The present invention provides a starloop network configuration for intra-establishment communication in a multi-terminal processing system. The network is wired as a star, but with the central termination to a digital switch rather than the central processing unit. In the basic mode, the digital switch is configured so that the input from each terminal is switched back to the next terminal, forming a loop network. The central processor need only service the output to the first terminal on the loop and the input from the last terminal. A second port on the central processor is connected to monitor the loop. In the event of a failure, the loop monitor can determine whether the failing link is in the first or last half of the loop. By use of a binary search using the monitor switch to port and a loop entry point switched port, a failure in the loop can be automatically isolated and bypassed.
An additional significant feature of the invention is that if a collection (two or more) of terminals are present within the establishment which operate in point-to-point, star, or multipoint modes, the starloop switch can easily configure subsections of the network into these logical connections.
A third feature of the invention is that the starloop switch can configure multiplicities of loops, rings, multipoints or stars to meet load balancing needs or other establishment requirements. The protocols and rates in use on any one subnetwork can be independent of the others. The starloop switch can dynamically alter these configurations to serve advanced terminals which manifest time-varying connectivity and/or bandwidth requirements.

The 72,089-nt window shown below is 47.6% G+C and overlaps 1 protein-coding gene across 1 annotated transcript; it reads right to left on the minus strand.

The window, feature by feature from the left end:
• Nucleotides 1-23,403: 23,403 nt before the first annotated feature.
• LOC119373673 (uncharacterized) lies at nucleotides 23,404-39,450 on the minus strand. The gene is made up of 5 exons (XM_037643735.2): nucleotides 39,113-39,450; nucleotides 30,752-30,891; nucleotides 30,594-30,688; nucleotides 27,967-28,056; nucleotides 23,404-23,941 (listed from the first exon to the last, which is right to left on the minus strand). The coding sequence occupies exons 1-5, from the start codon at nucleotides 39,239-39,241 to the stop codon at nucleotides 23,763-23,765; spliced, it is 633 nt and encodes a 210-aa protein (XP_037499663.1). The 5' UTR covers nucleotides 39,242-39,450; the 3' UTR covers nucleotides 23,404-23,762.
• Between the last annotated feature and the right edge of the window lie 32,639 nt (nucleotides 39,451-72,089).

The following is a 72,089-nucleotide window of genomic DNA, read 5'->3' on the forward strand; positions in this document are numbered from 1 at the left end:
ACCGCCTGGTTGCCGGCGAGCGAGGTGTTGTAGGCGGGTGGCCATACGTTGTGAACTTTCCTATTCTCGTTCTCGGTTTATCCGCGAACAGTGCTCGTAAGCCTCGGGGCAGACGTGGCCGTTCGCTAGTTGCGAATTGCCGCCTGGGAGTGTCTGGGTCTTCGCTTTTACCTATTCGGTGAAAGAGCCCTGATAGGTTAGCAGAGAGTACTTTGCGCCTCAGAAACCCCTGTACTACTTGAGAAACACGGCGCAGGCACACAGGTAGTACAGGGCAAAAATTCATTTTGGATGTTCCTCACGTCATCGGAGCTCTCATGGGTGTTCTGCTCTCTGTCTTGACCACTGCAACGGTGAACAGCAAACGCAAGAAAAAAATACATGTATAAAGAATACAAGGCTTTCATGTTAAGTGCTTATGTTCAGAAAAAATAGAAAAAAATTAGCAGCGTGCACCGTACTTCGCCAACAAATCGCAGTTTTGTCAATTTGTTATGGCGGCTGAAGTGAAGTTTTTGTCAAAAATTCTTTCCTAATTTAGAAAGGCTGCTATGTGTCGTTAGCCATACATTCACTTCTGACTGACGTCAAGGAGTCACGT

FIG. 1 is a block diagram of a communication network constructed according to the invention.
FIG. 2 is a block diagram of a single starloop controller and associated terminals shown in FIG. 1.
FIG. 3 is a flow diagram of the controller operation for connecting a new station on the loop.
FIG. 4-8 show a plurality of different loop configurations under the control of the controller.
FIG. 9 is a flow diagram of the controller operation for monitoring the loop and bypassing a failing or removed station.
The network shown in FIG. 1 is suitable as a data communication network for many applications. For example, it could be used as an intra-establishment network to connect a plurality of terminals located throughout a building with one or a plurality of central processors. The starloop controllers 1, 2 and 3 may be located on different floors of a multistory building. The central processor 20 may be an IBM System 370 computer with terminals 21, 22, 23, 24 and 25 being members of the IBM 3270 family of terminals. The remaining processors/controllers 30, 40 and 50 similarly may be large computers or smaller computers such as the IBM System 34 or IBM 5520 Administrative System with the remaining terminals 31-35, 41-43 and 51-54 being display work stations associated with any of the processors.